Millions of people don’t care: the death of our economic models.

This video is…rad. Dude.

This is my glib response to The End Of Everything As We Know It.

Technology, and its voracious beneficiary, automation, will make human involvement obsolete. The writing is so clearly splashed across the wall. Who can deny this? Even my mother, who has been somewhat resistant to the notion of a technological displacement of humans, is coming around thanks to my persistent badgering and citations in the news.

“Automation” is a trend that stretches back thousands of years but which is exponentially accelerating now. It is not unimaginable that in 25 or 50 years the human workforce will have shrunk 25% or more.

This is a human condition: the human condition of laziness and sloth and gullibility at the novel. A condition of conformity and herd thinking. Humans will render themselves obsolete simply because they are helpless to think or doubt the onward rush of passive reality.

What will happen to society?

I see two outcomes, neither of which are mutually exclusive.

1) We will slowly succumb to a bland world of homogeneity and lack of differentiation. We will ascend in a blurry, nondescript crescendo of monochromatic monotony. I credit the novel The Giver with having the fantastic foresight to envision such a world of inhuman sterility. A world in which nothing is extraordinary or terrible. We will forsake the joyous in order to achieve a middling equilibrium absent the terrible. At the 2:50 mark in the video, the narrator tells us something that embodies this human urgency to live an orderly world of soulless recursion: “Or take the hundreds of thousands of baristas employed worldwide. There’s a barista robot coming for them. Sure, maybe your guy makes the double mocha whatever just perfect and you’d never trust anyone else, but, millions of people don’t care!” Human obsolescence will also spell the end of excellence and taste and hierarchical differentiation.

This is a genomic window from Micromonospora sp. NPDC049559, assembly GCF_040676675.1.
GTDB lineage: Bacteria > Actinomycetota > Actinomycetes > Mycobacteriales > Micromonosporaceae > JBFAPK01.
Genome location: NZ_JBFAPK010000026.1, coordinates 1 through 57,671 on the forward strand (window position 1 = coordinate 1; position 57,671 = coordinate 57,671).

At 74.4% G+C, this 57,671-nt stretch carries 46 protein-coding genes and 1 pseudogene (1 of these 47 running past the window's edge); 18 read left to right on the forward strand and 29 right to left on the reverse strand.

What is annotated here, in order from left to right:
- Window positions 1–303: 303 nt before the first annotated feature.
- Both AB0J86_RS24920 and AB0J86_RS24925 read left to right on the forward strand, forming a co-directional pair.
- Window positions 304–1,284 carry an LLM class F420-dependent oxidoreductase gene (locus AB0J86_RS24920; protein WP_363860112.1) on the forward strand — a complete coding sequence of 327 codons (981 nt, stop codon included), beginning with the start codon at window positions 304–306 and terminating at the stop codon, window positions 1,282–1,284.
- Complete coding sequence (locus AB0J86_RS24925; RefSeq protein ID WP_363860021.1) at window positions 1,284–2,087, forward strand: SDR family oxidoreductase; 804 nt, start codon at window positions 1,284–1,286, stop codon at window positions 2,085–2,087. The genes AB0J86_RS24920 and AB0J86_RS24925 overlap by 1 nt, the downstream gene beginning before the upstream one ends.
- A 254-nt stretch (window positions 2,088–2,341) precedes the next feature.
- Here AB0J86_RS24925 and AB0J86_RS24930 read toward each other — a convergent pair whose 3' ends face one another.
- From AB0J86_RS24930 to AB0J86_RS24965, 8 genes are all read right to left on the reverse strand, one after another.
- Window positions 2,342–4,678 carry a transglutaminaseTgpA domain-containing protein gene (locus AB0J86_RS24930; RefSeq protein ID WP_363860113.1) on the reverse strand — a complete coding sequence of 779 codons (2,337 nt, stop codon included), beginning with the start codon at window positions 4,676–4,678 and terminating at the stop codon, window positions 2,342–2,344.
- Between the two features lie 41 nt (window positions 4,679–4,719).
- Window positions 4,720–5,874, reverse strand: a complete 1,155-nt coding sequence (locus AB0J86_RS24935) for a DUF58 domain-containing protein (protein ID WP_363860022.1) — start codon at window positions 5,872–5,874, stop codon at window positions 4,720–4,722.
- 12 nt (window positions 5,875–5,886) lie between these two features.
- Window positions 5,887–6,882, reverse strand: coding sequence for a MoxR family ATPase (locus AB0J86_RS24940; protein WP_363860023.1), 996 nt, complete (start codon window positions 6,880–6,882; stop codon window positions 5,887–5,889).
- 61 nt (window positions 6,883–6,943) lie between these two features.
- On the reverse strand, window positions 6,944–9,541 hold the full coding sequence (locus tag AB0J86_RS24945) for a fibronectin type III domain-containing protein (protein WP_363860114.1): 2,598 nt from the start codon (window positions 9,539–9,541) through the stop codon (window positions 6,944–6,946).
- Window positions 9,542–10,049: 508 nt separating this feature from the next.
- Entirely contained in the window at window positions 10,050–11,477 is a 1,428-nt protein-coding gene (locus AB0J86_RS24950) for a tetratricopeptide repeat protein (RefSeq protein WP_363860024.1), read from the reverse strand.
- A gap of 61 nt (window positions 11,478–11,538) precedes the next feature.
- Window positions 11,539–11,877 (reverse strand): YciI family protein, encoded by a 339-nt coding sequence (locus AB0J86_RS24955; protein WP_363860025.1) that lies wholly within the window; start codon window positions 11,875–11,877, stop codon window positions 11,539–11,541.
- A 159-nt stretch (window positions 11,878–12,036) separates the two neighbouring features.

2) The second outcome is more nebulous and something I’ve batted around personally for a while. It’s of such abstruse origins that I have difficulty articulating it because in fact, it is so alien to our current paradigm that it eludes comprehension. I believe automation will, of course, render most jobs obsolete and the result will be ensuing generations of people with nothing but time on their hands and an industrial base that gets richer and more efficient but must face a rapidly shrinking customer base (because no one can afford anything!) Consequently, the familiar paradigm of supply and demand and its ideological offshoots of capitalism, socialism, communism, etc, will become obsolete themselves. With the supply and demand framework slowly vanishing, the evolved human duality of give and need will be meaningless as well. Once again, human evolution will face a bend in the road where the past does not benefit the needs of the present. The winner/loser dichotomy, alpha/beta, master/slave, consumer/supplier…all these established polarities will shift and disappear. We will map a new way to survive and enable a survival paradigm in our new society, because ultimately, human social evolution is genius and astronomically adaptable. It will find ways we can’t imagine now as we are mired in the 1-dimensional palate of zero sum complementary human nature and invention.